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THU0201 The Influence of Body Mass Index on the Efficacy of TNF-Alpha Blocking Therapy in Rheumatoid Arthritis
  1. I. M. Visman1,
  2. I. A. van den Oever1,
  3. C. L. Krieckaert1,
  4. G. Wolbink1,
  5. M. T. Nurmohamed1,2
  1. 1Jan Van Breemen Research Institute, Reade
  2. 2Rheumatology, VU University Medical Center, Amsterdam, Netherlands


Background Adipose tissue is not inert, but has a not yet clearly understood immunomodulating effect and may adversely impact treatment response in patients receiving anti-TNF therapy1.

Objectives To ascertain the impact of Body mass Index (BMI) on efficacy of anti-TNF therapy.

Methods At the outpatient clinic in Amsterdam, the Netherlands, 853 consecutive patients were included who started with TNF blocking therapy adalimumab (411) or etanercept (442).

Results The average BMI was 26.0 (SD: 5.2, range 14-50). The baseline DAS was high at 4.9 (SD: 1.3). Mean age was 54 years (SD: 13) and 682 (80%) were female. Median follow-up was 2.1 years (IQR 0.7-4.4 years), 2337 patient years total. Nearly half (407, 48%) of patients were of healthy weight according to the WHO criteria (BMI 18.5-25), 257 (30%) of the patients were overweight, and another 168 (20%) were obese (BMI of 25-30, and >30 respectively). Few patients (21, 2%) were underweight (BMI<18.5). Overall, the patients with healthy weight responded best to TNF treatment, followed by overweight and the underweight groups. The group who performed worst was the obese group (see Figure 1). After one year the overweight group had a significantly higher mean DAS28 than the normal weight group (3.0 (1.3) vs. 2.6 (1.2), p=0.005), and the obese group did significantly worse than either (3.4 (1.4), p=0.000 (vs. normal) and 0.026 (vs. overweight)). The DAS 28 at one year of the underweight group did not differ significantly from any other weight group. In regression analysis baseline BMI had a significant effect on the DAS28 at 52 weeks (B=0.054, 95% CI: 0.033-0.075, p=0.000), even corrected for baseline DAS (B 0.036, CI: 0.0018-0.055, p=0.000).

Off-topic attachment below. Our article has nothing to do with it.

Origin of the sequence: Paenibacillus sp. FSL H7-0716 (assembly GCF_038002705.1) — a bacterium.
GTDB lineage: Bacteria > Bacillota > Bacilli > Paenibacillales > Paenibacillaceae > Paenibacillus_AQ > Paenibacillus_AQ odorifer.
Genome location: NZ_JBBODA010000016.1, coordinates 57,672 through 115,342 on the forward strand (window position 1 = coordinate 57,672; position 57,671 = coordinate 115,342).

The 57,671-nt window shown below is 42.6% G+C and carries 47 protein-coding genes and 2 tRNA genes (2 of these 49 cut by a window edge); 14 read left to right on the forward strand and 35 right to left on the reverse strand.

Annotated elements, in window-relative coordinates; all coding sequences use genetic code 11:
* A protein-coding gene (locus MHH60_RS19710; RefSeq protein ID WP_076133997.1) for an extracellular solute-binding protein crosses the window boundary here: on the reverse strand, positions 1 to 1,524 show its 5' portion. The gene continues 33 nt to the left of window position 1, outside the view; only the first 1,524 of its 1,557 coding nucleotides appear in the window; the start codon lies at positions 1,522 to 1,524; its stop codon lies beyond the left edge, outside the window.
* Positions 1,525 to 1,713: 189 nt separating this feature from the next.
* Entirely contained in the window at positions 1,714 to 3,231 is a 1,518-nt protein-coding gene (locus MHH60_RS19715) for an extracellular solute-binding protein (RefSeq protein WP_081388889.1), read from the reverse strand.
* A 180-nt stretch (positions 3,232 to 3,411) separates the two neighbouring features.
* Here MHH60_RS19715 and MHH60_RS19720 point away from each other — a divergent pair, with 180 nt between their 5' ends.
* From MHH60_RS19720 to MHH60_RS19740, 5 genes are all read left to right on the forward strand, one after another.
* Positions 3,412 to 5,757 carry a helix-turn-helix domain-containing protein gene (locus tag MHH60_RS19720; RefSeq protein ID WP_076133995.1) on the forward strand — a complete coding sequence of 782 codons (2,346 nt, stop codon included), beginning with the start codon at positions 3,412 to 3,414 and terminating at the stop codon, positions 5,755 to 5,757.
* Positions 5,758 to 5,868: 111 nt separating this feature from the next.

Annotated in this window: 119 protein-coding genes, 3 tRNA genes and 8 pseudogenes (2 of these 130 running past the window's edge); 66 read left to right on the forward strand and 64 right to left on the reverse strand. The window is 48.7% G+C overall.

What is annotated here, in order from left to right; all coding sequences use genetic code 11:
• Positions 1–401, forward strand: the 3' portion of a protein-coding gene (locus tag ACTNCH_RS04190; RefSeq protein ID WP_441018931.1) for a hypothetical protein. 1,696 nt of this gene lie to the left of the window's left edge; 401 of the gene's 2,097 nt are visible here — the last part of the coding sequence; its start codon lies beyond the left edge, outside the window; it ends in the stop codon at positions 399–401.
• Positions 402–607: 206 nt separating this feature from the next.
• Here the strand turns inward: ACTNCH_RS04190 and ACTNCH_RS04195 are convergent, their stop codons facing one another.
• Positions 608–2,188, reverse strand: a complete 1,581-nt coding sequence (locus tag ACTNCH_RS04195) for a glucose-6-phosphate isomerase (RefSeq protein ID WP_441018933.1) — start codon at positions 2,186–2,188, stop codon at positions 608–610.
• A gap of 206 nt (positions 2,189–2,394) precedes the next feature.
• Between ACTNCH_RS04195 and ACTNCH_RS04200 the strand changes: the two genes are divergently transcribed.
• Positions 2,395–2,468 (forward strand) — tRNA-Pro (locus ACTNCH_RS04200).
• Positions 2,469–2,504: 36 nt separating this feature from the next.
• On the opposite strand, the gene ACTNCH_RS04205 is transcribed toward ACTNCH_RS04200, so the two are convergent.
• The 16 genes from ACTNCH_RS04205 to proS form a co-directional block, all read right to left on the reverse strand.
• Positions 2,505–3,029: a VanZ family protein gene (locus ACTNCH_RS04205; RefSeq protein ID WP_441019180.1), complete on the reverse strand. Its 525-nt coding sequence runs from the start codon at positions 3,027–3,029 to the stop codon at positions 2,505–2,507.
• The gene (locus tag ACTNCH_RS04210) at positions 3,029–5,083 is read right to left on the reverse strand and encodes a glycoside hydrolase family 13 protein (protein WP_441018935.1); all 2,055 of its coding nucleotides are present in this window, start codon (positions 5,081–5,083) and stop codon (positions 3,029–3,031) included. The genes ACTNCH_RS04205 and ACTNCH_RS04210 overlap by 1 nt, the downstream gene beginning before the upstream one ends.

Conclusions Our findings support the hypothesis that adipose tissue may be involved in RA pathophysiology. This is important as it may have implications not only for RA, but also for other immune-mediated inflammatory conditions treated with TNF alpha blocking therapy.


  1. Gremese E, Carletto A, Padovan M, Atzeni F, Raffeiner B, Giardina AR, Favalli EG, Erre GL, Gorla R, Galeazzi M, Foti R, Cantini F, Salvarani C, Olivieri I, Lapadula G, Ferraccioli G. Obesity and reduction of the response rate to anti-tumor necrosis factor α in rheumatoid arthritis: An approach to a personalized medicine. Arthritis Care Res (Hoboken). 2013 Jan;65(1):94-100.

Disclosure of Interest None Declared

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